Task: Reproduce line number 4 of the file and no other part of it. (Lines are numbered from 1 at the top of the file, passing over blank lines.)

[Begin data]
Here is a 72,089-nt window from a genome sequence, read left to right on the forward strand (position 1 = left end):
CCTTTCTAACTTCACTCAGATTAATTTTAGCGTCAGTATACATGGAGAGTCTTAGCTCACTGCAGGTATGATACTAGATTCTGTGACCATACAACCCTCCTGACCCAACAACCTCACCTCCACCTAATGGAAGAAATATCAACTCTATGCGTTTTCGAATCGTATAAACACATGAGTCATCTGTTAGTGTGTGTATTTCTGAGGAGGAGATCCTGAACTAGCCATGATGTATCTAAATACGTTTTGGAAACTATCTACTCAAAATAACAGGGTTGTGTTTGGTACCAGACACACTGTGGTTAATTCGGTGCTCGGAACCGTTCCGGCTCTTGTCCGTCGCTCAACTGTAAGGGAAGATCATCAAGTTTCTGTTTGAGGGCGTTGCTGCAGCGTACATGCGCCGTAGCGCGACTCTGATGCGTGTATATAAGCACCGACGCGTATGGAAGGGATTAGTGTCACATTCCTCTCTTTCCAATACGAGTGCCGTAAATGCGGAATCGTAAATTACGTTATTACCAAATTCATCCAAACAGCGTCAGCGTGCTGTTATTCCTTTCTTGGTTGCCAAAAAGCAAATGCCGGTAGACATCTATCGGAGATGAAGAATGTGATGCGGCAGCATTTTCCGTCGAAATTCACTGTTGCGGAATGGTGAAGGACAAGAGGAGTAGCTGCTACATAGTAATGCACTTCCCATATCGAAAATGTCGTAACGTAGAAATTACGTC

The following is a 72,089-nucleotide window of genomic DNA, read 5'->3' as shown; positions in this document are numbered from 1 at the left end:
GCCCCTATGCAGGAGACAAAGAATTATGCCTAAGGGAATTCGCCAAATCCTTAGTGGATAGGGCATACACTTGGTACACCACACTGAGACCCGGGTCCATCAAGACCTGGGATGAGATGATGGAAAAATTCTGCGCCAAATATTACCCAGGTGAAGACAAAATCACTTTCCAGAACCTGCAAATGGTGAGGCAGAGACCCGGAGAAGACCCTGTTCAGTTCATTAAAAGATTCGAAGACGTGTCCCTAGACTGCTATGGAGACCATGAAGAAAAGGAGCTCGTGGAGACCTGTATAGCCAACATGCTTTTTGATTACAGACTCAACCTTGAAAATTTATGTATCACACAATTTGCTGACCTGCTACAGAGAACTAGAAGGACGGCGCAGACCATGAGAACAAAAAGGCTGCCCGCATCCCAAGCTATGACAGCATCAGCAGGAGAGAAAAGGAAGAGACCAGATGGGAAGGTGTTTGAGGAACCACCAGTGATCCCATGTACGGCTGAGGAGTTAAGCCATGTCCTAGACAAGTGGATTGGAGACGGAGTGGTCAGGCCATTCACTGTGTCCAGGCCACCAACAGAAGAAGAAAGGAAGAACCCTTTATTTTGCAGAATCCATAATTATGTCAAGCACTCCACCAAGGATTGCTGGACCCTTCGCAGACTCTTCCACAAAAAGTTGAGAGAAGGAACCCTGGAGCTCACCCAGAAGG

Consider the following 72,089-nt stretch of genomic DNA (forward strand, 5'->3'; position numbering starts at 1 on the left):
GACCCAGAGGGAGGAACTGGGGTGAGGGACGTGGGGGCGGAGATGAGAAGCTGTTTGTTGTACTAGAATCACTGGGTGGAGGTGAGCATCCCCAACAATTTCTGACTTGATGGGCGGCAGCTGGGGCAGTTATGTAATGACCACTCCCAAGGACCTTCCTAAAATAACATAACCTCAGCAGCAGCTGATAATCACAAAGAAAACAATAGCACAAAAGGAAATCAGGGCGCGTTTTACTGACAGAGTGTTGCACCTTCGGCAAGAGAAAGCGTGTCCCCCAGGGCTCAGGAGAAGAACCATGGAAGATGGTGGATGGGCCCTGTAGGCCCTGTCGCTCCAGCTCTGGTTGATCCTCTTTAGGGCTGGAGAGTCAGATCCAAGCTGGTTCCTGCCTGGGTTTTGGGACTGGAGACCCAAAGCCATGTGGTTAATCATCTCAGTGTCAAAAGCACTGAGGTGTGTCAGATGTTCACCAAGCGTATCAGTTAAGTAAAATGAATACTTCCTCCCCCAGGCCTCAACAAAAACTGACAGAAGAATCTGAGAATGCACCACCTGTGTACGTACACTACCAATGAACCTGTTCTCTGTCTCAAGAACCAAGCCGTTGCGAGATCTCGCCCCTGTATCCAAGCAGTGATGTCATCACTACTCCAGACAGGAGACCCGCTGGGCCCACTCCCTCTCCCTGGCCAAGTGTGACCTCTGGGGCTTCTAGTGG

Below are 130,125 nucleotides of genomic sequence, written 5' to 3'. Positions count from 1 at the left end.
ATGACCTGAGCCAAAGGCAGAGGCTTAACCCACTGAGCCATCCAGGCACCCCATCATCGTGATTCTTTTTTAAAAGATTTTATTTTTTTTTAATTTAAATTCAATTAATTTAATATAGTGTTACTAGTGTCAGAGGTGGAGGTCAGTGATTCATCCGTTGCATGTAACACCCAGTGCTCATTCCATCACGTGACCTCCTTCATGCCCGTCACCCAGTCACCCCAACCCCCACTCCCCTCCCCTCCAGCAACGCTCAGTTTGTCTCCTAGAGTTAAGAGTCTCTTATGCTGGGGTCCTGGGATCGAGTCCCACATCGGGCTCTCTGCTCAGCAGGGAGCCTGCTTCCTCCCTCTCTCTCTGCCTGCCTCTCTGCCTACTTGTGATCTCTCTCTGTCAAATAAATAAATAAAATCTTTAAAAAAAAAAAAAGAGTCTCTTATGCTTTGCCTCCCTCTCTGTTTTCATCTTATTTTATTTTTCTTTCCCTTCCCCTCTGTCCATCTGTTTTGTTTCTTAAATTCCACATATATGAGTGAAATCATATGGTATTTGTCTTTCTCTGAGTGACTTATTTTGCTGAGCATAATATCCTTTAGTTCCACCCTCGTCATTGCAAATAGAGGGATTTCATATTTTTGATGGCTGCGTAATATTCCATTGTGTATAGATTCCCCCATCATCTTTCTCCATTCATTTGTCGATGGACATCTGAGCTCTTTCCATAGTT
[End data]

GCCCCTATGCAGGAGACAAAGAATTATGCCTAAGGGAATTCGCCAAATCCTTAGTGGATAGGGCATACACTTGGTACACCACACTGAGACCCGGGTCCATCAAGACCTGGGATGAGATGATGGAAAAATTCTGCGCCAAATATTACCCAGGTGAAGACAAAATCACTTTCCAGAACCTGCAAATGGTGAGGCAGAGACCCGGAGAAGACCCTGTTCAGTTCATTAAAAGATTCGAAGACGTGTCCCTAGACTGCTATGGAGACCATGAAGAAAAGGAGCTCGTGGAGACCTGTATAGCCAACATGCTTTTTGATTACAGACTCAACCTTGAAAATTTATGTATCACACAATTTGCTGACCTGCTACAGAGAACTAGAAGGACGGCGCAGACCATGAGAACAAAAAGGCTGCCCGCATCCCAAGCTATGACAGCATCAGCAGGAGAGAAAAGGAAGAGACCAGATGGGAAGGTGTTTGAGGAACCACCAGTGATCCCATGTACGGCTGAGGAGTTAAGCCATGTCCTAGACAAGTGGATTGGAGACGGAGTGGTCAGGCCATTCACTGTGTCCAGGCCACCAACAGAAGAAGAAAGGAAGAACCCTTTATTTTGCAGAATCCATAATTATGTCAAGCACTCCACCAAGGATTGCTGGACCCTTCGCAGACTCTTCCACAAAAAGTTGAGAGAAGGAACCCTGGAGCTCACCCAGAAGG